Nerves and Lymphatics of the Pelvis
The pelvis is the lower part of the trunk of the body, located between the abdomen and the legs. It has several important nerves that innervate various structures; and a network of lymphatic vessels and lymph nodes.
The nerves of the pelvis are divided into somatic and autonomic nerves. Somatic nerves arise from the lumbosacral and coccygeal plexus, and include the obturator, sciatic, superior gluteal, inferior gluteal, pudendal, nerve to piriformis, nerve to quadratus femoris, nerve to obturator internus, nerves to levator ani and coccygeus, and the posterior cutaneous nerve of the thigh.
Autonomic nerves of the pelvis include the sacral sympathetic trunks, which supply the lower limb. These include the periarterial plexuses, which supply motor fibers to the superior rectal, ovarian, and internal iliac arteries and their branches; the hypogastric plexuses, the main origin of sympathetic fibers in the pelvis; and pelvic splanchnic nerves, which are the main origin of parasympathetic fibers in the pelvis. There are also visceral afferent fibers that receive sensory information from the pelvic viscera.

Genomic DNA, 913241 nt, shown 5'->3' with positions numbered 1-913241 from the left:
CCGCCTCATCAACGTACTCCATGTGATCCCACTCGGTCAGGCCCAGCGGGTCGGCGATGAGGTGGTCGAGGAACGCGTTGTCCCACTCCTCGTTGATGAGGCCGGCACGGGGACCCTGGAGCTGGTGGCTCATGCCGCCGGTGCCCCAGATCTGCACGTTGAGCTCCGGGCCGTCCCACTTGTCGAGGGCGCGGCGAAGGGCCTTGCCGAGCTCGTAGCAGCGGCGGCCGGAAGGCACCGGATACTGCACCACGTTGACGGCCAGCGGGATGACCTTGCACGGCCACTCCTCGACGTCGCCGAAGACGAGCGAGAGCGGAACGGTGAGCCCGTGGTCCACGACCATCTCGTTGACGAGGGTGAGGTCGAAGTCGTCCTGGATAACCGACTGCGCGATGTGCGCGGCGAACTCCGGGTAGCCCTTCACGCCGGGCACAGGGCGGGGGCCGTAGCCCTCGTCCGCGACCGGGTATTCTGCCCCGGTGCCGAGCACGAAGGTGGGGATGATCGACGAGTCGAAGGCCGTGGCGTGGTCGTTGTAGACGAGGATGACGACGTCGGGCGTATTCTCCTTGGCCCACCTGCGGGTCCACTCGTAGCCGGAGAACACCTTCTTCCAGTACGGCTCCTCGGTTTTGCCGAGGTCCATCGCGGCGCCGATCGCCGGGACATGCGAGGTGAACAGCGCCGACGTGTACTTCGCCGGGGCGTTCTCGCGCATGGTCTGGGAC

The lymphatic drainage of the pelvis consists of major and minor lymph nodes. Major lymph nodes include the superficial and deep inguinal, internal iliac, external iliac, sacral, and common iliac lymph nodes; whereas minor lymph nodes lie in the connective tissue that surrounds branches of the internal iliac blood vessels.
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